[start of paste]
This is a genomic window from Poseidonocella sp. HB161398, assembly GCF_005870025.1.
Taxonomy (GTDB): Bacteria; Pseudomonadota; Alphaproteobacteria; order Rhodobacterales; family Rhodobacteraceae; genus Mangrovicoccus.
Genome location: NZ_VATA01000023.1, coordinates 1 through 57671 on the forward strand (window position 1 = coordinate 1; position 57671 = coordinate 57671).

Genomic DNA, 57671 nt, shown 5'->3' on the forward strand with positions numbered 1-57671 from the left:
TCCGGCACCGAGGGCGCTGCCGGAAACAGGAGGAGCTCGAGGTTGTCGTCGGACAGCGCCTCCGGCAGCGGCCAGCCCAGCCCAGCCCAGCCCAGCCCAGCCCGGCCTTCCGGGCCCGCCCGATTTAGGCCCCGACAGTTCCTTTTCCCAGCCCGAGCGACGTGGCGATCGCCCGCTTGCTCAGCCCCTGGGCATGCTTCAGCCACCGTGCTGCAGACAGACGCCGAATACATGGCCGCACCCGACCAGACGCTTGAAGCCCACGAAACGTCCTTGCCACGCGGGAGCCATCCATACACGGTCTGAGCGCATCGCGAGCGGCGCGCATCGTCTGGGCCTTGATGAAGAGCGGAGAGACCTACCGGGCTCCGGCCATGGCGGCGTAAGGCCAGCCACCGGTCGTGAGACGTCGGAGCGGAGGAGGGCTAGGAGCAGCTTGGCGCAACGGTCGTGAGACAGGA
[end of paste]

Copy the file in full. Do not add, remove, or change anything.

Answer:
This is a genomic window from Poseidonocella sp. HB161398, assembly GCF_005870025.1.
Taxonomy (GTDB): Bacteria; Pseudomonadota; Alphaproteobacteria; order Rhodobacterales; family Rhodobacteraceae; genus Mangrovicoccus.
Genome location: NZ_VATA01000023.1, coordinates 1 through 57671 on the forward strand (window position 1 = coordinate 1; position 57671 = coordinate 57671).

Genomic DNA, 57671 nt, shown 5'->3' on the forward strand with positions numbered 1-57671 from the left:
TCCGGCACCGAGGGCGCTGCCGGAAACAGGAGGAGCTCGAGGTTGTCGTCGGACAGCGCCTCCGGCAGCGGCCAGCCCAGCCCAGCCCAGCCCAGCCCAGCCCGGCCTTCCGGGCCCGCCCGATTTAGGCCCCGACAGTTCCTTTTCCCAGCCCGAGCGACGTGGCGATCGCCCGCTTGCTCAGCCCCTGGGCATGCTTCAGCCACCGTGCTGCAGACAGACGCCGAATACATGGCCGCACCCGACCAGACGCTTGAAGCCCACGAAACGTCCTTGCCACGCGGGAGCCATCCATACACGGTCTGAGCGCATCGCGAGCGGCGCGCATCGTCTGGGCCTTGATGAAGAGCGGAGAGACCTACCGGGCTCCGGCCATGGCGGCGTAAGGCCAGCCACCGGTCGTGAGACGTCGGAGCGGAGGAGGGCTAGGAGCAGCTTGGCGCAACGGTCGTGAGACAGGA